There are new curtains and a change of wall paper. It’s plainer, more neutral, more guest friendly than before. Odd ornaments remain, but they’re selective, more decorative, not the mish-mash it used to be. The drawers are full of clothes that aren’t mine, there a boxes and bags of bits and bobs, new to the house but without a home yet.
Some things remain though: old photos, memories, ten years old, some closer to twenty. Faces still familiar, but altered now, moved away, grown up. Some of my personality remains, however: the stars and moons above the wardrobe, painstakingly cut out and glued, to match wall paper long gone. They made my fifteen year old self so happy once, funny how seeing them still brings happy memories.
There are other things too, accumulated over then years of being home and away: jewellery, crockery, a watch along side once in a life time memories – centre pieces and bouquets of silk flowers from my wedding, never having been convenient to move.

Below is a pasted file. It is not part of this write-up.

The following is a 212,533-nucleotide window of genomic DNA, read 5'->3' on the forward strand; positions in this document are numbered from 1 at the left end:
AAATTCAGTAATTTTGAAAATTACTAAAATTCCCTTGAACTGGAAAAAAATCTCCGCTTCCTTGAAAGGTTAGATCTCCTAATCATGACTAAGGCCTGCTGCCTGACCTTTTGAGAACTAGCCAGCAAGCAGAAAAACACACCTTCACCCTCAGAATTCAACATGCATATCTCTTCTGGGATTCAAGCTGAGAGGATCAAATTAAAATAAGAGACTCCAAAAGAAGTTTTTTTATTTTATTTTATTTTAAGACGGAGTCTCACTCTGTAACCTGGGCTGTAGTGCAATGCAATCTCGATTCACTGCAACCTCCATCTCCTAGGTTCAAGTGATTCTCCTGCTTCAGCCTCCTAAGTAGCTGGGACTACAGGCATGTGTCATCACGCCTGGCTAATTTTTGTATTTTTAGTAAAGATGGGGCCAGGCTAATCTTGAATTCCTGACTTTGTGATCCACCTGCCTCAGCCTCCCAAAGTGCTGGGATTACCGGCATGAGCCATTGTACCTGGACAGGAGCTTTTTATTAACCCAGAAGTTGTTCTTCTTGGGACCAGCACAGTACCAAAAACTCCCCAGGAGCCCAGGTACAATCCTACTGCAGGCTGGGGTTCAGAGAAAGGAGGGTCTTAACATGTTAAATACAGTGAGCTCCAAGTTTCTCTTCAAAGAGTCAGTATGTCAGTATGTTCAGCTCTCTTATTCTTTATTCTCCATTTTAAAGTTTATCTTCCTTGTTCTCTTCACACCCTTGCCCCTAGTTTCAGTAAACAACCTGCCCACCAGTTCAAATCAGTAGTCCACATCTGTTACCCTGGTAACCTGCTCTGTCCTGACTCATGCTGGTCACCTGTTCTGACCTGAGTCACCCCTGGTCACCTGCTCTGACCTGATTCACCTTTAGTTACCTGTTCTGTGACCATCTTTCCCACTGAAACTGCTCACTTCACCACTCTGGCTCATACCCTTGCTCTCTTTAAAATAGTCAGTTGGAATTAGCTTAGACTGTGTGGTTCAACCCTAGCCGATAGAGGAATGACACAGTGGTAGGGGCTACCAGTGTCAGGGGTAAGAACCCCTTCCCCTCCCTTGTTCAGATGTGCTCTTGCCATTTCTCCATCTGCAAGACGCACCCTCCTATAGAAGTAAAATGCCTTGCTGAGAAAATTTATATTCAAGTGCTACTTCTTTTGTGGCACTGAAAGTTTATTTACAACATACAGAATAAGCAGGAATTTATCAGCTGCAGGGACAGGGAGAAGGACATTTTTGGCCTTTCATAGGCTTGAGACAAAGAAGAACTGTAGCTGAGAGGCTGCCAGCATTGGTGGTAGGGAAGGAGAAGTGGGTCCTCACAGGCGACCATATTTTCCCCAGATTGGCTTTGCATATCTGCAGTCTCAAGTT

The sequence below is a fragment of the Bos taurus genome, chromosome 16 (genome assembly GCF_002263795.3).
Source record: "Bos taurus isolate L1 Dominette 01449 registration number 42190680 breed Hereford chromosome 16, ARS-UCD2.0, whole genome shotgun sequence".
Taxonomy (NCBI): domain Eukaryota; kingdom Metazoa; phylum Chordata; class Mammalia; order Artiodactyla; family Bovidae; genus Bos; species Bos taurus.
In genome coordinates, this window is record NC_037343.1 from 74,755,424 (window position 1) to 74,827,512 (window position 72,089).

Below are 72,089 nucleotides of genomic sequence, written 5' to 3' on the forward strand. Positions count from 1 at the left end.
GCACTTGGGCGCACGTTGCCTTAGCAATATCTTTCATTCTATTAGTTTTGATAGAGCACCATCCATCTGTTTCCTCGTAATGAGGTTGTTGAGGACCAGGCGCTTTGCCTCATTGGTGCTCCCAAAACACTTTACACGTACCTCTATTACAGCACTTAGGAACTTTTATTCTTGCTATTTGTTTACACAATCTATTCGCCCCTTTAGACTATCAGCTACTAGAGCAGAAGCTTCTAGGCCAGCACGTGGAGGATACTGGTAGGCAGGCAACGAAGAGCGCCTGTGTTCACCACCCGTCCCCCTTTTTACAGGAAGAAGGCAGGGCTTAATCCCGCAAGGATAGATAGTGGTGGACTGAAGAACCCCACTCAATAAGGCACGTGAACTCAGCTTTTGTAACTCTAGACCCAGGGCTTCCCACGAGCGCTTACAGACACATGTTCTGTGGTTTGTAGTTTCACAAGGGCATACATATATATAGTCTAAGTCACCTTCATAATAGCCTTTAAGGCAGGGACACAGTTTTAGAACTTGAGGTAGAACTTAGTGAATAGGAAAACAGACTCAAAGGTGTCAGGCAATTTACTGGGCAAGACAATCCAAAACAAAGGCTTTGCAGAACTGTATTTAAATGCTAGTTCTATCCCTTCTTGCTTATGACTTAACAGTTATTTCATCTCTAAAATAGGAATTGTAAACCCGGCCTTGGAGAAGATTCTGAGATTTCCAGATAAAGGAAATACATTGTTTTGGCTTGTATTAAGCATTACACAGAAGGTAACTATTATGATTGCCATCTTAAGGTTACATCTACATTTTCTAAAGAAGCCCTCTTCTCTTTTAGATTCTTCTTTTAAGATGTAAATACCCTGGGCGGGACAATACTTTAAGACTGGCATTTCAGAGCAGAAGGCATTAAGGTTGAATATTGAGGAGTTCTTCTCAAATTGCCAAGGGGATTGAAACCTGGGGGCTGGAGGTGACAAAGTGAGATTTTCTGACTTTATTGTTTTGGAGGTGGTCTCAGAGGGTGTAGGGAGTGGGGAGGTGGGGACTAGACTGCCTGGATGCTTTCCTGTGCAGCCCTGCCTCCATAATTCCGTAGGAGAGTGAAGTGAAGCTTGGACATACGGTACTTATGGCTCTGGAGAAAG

The room still smells the same. It’s always smelt the same: the smell of washing powder and line dried bedding, warmth from the heating and the air freshener from downstairs. It’s heard to cries of a baby, the sobs of a child, the tears of a teen and the tears of a woman. It’s seen the years pass by, as independence developed.
This house is not mine, this room neither. The collection of stuff is not mine, either. Old jigsaws and toys, old clothes, old photos. A dumping ground, a place for storing wine and juice and things that need no attention now.
But when I come home, it’s still my room. The bed gets cleared and the shelves earn a dust. It’s still home, it’s still familiar. It will always be my room.